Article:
“1 million 656 thousand. According to 2011 census, that was how many people had been living in panel apartments for just over a decade… every sixth Hungarians living in Hungary. I was one of those sixths.” writes Balázs Somorjai.
His photo series Panelvilág (Panelworld), created from this personal motivation, is a special interweaving of portraits and interiors. The images, based on conversations and taken in a considered, then staged and lit space, visualize both the multiple sides of the personality and the private space together and their interaction. The staging and the lighting effects create an opportunity to highlight and condense the important moments. The strong color scheme thus created also play an important role in the visual expression of the statement about the person presented.
Each piece in the series can be interpreted in its own right as well, but in fact together they are able to present the strange, lovable diversity that is the aim of the series.
His portrait subjects have in common that each of them created their own home, different from everyone else’s, in an apartment in one of Budapest’s housing estates. And constructed uniformity only served as a basis for the creation of these individual worlds, which were transformed from uniform apartments into individual homes, disproving the assumption that the bleakness of housing estates is not only visible in the exterior of the buildings but also typical of the interiors of the apartments in them. The pictures clearly demonstrate that these private spaces have their own character depending on the different personalities. It is one’s need and ability to shape his immediate environment in his own image, even if he lives in this large-scale, monotonous greyness.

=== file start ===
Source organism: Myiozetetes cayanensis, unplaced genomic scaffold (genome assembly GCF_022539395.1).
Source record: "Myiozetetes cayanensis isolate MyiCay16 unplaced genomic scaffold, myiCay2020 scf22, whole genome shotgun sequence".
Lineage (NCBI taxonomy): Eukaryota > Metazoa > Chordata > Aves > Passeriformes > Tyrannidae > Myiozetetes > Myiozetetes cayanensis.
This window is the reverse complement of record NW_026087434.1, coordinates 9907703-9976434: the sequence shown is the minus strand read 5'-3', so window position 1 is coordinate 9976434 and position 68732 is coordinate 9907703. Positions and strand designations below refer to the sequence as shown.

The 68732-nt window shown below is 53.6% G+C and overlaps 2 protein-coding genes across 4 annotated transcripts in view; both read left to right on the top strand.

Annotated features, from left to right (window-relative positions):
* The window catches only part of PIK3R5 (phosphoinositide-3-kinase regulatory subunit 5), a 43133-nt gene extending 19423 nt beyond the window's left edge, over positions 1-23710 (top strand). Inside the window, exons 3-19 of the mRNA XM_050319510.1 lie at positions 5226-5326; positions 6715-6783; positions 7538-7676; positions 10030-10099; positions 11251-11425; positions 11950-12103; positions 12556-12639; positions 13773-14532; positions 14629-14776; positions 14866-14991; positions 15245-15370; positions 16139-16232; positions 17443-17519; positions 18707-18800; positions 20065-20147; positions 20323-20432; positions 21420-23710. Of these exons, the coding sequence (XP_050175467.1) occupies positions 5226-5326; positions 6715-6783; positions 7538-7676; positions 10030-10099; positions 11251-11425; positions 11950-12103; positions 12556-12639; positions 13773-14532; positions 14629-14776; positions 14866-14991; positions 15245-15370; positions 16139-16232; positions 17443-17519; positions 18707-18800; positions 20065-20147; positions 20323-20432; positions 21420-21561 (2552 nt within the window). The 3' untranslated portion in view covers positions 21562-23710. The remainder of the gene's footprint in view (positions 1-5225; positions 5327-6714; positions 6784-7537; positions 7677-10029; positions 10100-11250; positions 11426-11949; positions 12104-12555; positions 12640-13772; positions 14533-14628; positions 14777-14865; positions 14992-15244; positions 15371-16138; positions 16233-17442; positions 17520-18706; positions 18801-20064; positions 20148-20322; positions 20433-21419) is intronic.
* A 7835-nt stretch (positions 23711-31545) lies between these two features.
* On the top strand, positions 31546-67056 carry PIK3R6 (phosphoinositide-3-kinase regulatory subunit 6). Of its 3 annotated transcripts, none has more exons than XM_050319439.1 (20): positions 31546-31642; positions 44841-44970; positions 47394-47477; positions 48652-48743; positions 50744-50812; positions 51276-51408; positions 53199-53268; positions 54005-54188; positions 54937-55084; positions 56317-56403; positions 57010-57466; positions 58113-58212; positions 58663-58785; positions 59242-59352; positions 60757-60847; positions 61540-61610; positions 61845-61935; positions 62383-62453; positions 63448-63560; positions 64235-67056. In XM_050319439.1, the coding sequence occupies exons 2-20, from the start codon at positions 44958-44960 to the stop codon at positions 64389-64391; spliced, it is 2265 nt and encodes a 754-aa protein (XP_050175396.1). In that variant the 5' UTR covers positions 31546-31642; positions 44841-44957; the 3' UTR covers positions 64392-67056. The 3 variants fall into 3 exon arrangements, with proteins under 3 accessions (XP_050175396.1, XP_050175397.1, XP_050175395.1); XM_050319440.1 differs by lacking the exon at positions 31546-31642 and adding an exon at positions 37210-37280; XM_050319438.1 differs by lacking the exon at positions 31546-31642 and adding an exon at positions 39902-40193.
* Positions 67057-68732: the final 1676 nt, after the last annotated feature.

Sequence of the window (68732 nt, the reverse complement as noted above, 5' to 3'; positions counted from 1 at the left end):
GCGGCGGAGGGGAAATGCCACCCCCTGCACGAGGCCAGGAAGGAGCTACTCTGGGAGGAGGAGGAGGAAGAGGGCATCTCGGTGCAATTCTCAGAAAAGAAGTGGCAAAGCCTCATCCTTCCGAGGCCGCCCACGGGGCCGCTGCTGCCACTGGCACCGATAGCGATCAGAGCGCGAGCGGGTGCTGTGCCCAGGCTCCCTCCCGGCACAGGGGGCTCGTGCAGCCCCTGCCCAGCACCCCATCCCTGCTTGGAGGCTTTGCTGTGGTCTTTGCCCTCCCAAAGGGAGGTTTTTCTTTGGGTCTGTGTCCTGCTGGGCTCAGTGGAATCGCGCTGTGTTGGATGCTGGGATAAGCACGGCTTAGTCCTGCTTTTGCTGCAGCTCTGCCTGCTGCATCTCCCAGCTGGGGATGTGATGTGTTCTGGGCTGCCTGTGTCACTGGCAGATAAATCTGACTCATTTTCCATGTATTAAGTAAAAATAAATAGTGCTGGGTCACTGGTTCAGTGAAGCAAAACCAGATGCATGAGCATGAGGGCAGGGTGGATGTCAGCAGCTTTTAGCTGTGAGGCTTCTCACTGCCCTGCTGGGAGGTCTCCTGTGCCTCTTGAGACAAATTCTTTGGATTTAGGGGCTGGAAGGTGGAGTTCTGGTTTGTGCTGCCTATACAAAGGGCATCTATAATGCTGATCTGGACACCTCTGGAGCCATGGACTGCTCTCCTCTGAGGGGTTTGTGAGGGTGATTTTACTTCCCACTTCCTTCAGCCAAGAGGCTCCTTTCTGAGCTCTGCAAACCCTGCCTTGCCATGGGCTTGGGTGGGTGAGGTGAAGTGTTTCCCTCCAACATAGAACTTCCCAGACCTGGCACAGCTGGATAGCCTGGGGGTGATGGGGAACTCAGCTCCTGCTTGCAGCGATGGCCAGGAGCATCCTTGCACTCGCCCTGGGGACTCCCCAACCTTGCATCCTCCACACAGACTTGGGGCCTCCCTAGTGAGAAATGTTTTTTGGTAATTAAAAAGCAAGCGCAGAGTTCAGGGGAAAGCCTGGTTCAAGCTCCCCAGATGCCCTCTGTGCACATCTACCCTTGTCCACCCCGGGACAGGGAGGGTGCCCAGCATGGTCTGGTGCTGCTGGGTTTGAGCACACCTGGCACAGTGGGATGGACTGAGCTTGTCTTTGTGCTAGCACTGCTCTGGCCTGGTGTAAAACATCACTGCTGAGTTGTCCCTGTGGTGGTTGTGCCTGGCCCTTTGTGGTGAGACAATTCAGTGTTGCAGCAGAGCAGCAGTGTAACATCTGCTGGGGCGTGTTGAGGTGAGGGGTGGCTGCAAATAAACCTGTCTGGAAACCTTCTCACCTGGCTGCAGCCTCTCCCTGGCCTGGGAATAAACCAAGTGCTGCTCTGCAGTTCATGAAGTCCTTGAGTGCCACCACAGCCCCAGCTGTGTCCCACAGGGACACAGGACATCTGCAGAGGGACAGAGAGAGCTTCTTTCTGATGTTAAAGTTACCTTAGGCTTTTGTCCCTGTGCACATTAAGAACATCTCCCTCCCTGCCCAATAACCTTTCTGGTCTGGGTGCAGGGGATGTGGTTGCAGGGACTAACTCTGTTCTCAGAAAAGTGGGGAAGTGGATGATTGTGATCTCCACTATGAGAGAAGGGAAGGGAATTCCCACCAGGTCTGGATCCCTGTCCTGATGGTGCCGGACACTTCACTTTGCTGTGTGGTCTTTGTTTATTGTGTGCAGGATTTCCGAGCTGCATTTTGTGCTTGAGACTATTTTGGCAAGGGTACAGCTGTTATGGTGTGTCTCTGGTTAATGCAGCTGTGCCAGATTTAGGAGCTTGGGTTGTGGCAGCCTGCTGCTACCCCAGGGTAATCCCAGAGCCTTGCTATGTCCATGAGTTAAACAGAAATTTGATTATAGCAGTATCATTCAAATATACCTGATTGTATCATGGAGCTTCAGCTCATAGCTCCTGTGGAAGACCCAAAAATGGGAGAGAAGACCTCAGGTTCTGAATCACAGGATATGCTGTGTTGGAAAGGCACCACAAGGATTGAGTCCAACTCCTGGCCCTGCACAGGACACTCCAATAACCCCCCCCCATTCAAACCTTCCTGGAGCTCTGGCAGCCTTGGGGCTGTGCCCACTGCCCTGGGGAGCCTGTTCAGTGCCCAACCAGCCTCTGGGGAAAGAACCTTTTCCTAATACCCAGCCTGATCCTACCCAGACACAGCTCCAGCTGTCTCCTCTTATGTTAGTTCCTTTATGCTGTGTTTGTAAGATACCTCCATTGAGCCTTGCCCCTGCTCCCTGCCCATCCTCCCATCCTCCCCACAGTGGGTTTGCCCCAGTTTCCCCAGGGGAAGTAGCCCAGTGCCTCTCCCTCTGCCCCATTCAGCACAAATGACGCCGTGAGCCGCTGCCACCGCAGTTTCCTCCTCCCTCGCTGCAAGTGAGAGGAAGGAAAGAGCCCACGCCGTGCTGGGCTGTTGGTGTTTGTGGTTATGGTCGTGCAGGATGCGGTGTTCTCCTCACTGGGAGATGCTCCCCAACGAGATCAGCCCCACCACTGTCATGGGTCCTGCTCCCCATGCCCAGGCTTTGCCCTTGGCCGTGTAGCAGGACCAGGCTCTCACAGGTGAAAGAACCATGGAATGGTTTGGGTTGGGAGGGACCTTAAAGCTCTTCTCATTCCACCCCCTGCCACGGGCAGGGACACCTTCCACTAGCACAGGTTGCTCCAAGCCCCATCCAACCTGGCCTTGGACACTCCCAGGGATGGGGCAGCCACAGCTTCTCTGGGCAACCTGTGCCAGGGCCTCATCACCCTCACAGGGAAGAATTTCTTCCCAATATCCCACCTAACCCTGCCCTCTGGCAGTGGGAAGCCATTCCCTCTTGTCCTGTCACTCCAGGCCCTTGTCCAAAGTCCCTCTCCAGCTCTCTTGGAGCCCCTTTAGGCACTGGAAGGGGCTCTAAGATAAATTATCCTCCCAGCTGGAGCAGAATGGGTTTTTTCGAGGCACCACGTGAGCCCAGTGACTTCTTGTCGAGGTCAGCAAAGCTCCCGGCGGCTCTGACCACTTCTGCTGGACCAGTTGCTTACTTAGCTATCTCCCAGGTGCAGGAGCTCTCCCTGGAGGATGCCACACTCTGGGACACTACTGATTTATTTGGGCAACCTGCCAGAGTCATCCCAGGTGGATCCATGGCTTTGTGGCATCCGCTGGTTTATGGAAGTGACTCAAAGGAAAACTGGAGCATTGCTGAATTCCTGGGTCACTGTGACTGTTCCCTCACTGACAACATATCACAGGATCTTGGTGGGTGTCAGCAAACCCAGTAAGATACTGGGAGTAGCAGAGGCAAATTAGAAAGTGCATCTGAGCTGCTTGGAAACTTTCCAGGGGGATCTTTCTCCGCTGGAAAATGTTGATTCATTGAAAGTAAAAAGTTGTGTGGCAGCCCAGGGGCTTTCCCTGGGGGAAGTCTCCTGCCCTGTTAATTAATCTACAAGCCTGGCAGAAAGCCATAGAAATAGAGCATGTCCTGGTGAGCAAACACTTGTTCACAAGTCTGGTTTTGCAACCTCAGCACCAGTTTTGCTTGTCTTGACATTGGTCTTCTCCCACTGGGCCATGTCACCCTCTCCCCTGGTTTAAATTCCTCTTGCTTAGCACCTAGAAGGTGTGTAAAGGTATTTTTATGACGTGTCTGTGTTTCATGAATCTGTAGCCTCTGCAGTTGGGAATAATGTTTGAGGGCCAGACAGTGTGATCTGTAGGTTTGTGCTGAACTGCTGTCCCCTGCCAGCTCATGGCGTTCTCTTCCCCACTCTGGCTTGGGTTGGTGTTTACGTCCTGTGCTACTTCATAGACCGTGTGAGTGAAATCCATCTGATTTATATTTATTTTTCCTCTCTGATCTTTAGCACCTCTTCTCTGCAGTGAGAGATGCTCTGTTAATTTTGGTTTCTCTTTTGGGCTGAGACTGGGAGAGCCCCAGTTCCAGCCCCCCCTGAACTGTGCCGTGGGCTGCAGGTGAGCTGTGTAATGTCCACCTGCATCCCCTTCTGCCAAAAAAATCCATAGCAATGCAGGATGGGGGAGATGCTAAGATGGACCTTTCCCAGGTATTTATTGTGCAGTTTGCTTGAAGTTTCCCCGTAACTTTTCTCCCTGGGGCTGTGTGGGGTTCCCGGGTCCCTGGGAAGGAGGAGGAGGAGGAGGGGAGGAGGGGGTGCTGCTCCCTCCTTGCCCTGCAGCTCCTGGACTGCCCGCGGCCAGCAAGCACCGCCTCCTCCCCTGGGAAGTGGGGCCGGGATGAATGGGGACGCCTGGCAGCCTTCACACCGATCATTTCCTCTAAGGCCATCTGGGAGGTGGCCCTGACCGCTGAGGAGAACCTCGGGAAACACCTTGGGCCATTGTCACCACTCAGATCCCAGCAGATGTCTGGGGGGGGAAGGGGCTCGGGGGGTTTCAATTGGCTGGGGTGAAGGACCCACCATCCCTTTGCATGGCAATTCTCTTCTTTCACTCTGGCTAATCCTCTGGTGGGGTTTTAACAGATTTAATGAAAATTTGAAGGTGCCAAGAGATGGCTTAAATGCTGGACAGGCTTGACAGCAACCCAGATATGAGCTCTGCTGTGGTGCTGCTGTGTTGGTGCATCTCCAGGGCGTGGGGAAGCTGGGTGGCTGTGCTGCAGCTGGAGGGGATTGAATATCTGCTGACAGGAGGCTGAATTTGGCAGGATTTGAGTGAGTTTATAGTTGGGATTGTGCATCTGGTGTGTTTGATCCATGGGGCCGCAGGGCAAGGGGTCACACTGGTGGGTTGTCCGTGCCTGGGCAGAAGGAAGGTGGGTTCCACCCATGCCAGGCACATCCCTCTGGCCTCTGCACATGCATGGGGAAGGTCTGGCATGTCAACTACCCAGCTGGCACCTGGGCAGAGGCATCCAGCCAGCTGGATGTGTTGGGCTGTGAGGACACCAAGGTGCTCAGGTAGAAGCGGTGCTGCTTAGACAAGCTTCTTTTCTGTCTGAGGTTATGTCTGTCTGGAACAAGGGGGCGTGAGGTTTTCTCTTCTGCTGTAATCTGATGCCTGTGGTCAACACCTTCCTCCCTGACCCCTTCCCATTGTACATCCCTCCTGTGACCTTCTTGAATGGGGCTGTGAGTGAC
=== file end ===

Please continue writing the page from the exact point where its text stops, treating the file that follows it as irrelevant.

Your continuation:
Somorjai’s photo series are, as the artist puts it, “inspired by reality”, and this is also evident in this case. The “one-of-the-sixths” has become curious about the reality one step beyond his personal space, about those who live their daily lives in similar circumstances, who turn the possibilities offered by the panel into their own home. And it was them he photographed for years.